Alabama Cotton, Peanuts: 4 Late Season Disease Considerations

Pustules of peanut rust found on the underside of the leaves in the canopy. Photo: Jay Capasso, University of Florida

Late season foliar and soilborne peanut diseases continue to be problem in Alabama due to conducive weather. Peanut rust has been found on non-treated plants in research trials in Headland. This is not surprising given the warm, wet weather and bands of rain from the tropical systems that moved through the area a couple of weeks ago.

Rust is easily identified by the presence of numerous, tiny reddish-orange pustules on the undersides on leaves. The good news is that we are not finding it in treated plots as the disease can be managed with applications of chlorothalonil. We have also continued to see early leaf spot and white mold in peanuts this week.

Producers may be wondering about whether they should put out additional fungicide applications to manage these late season diseases. Here are a few things to consider:

1. If you have 3 weeks to go until you are projected to dig and there is little-to-no disease in the field, then you will not need to put out additional fungicides unless there is threat of a tropical storm or hurricane. Producers should keep an eye on the Gulf this week as Tropical Storm Sally may impact southwestern Alabama from early Tuesday to late Wednesday.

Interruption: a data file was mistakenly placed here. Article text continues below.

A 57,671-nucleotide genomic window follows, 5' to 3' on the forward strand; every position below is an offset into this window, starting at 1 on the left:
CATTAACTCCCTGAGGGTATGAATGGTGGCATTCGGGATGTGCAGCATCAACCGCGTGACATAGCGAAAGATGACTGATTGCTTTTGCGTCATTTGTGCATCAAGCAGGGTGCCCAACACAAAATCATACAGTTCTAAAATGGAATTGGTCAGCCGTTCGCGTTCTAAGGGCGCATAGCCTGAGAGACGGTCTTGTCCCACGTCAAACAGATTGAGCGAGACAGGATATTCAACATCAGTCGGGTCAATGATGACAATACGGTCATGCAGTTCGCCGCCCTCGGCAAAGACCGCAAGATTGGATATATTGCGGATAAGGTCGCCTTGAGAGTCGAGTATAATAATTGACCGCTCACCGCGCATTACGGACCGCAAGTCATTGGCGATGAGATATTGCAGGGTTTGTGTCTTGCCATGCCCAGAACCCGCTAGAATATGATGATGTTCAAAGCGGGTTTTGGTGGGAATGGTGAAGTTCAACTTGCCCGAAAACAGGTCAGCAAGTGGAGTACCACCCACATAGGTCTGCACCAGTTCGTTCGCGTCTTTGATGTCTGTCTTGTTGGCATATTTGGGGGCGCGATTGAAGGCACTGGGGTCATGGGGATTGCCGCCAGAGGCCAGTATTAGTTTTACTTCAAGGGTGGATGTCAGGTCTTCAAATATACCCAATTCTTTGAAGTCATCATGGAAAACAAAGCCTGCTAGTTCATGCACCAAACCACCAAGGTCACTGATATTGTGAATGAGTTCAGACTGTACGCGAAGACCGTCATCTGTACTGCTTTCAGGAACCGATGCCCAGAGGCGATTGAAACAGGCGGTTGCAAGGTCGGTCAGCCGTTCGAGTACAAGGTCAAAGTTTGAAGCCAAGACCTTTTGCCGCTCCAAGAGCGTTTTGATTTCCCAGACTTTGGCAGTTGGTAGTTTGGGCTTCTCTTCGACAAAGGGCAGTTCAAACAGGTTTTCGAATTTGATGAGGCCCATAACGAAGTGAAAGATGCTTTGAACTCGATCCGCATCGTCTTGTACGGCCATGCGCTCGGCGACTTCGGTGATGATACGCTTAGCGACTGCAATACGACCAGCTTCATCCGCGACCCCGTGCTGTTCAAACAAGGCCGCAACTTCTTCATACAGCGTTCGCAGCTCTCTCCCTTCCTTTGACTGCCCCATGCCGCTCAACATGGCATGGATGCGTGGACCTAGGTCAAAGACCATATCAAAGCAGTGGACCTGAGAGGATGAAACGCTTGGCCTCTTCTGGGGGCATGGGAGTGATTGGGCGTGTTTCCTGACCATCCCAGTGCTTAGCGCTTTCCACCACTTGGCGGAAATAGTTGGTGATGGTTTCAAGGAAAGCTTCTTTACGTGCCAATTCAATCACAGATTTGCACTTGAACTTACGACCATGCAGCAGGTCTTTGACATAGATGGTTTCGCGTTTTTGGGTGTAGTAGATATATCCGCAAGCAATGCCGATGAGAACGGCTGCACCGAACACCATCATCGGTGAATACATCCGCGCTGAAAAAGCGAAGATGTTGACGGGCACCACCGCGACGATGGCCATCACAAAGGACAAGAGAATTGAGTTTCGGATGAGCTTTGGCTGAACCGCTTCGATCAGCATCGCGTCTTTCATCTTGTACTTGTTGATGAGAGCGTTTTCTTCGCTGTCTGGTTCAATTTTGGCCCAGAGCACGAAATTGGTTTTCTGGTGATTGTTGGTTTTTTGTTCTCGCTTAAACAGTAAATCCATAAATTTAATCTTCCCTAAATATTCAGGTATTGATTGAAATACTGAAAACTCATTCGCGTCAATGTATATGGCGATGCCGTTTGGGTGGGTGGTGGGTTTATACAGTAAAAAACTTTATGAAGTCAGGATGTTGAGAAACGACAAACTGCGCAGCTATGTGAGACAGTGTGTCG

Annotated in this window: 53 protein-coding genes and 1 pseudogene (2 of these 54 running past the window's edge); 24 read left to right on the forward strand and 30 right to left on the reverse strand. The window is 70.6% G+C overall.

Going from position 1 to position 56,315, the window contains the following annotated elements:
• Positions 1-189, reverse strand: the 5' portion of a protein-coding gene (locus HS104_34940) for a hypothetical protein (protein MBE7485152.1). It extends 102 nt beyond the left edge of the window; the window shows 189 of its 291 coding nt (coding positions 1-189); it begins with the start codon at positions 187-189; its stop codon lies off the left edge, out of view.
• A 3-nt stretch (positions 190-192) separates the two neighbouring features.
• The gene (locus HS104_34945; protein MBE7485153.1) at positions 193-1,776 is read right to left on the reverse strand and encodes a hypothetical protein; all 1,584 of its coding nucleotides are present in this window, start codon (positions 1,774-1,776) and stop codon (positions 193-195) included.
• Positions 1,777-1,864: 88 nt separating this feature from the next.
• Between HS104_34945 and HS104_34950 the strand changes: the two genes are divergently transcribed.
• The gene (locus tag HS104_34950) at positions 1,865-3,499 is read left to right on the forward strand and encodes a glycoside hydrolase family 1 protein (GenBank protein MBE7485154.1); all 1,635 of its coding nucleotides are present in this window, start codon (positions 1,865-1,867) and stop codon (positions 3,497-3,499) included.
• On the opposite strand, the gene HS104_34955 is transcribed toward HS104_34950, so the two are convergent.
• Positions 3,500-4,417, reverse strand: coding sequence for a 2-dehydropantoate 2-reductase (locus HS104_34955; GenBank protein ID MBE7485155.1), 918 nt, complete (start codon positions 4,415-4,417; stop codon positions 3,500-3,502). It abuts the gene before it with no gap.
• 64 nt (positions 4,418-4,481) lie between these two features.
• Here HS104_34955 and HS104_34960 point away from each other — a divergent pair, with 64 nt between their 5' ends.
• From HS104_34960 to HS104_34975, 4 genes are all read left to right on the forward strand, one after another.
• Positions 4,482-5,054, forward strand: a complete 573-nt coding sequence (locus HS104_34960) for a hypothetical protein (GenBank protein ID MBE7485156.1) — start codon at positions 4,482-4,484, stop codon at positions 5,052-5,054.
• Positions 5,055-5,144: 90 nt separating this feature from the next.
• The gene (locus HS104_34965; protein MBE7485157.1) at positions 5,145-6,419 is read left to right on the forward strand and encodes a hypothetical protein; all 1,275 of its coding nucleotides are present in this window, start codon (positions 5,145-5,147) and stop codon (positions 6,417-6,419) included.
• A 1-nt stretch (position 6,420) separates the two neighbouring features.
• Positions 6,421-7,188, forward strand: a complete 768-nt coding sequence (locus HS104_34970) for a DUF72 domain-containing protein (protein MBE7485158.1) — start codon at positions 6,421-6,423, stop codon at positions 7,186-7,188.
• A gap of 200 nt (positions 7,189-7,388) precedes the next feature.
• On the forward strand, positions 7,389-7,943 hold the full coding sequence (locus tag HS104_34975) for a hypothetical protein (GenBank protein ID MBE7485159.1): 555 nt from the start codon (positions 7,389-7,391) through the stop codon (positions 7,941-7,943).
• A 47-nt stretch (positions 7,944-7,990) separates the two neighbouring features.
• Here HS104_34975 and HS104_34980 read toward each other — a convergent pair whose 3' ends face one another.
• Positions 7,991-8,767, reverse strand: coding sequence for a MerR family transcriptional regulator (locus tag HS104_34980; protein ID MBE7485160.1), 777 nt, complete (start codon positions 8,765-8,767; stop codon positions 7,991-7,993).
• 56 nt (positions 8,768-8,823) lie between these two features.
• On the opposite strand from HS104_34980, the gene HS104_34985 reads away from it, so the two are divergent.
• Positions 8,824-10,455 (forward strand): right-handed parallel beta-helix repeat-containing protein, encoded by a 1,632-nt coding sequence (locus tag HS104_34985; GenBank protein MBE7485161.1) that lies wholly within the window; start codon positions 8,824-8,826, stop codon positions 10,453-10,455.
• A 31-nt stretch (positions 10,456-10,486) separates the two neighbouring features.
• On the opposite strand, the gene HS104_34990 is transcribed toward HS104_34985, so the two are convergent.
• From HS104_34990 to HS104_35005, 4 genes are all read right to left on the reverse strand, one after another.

2. If you are more than 3 weeks away from your projected dig, on your last fungicide application, and seeing some leaf spot beginning to develop, then consider applying chlorothalonil (1 pt/A) tank-mixed with tebuconazole (7.2 fl.oz./A), Alto (5 fl.oz./A), or Topsin (2.5 fl.oz./A).

3. If you are on your last spray and very little leaf spot is present, then 1.5 pt/A of chlorothalonil may be all that you need.

4. For fields where white mold is a concern, if white mold is confined to individual plants scattered across the field, then consider adding tebuconazole to your last leaf spot application for some late season “insurance.” However, if the disease is more severe and you are worried about it, then you may want to consider using a more effective product such as Convoy.

When selecting fungicides this late season, please be sure to take their pre-harvest intervals (PHI) into consideration as some products such as Alto or Convoy have a 30- or 40-day PHI, respectively. For additional information and fungicide recommendations, please refer to the ACES Peanut  IPM Guide.

As reported last week, fungal diseases such as target spot, areolate mildew, and boll rots continue to be an issue for Alabama cotton. As a reminder for target spot and areolate mildew, applications of fungicide such as Elatus, Priaxor, and Quadris can provide yield protection if the crop is further than 4 weeks from defoliation and has good yield potential, the disease has not spread too far, and weather favors disease development.

Unfortunately, fungicides do not provide protection against boll rots. Please refer to the ACES Cotton IPM guide for fungicide rates and recommendations.

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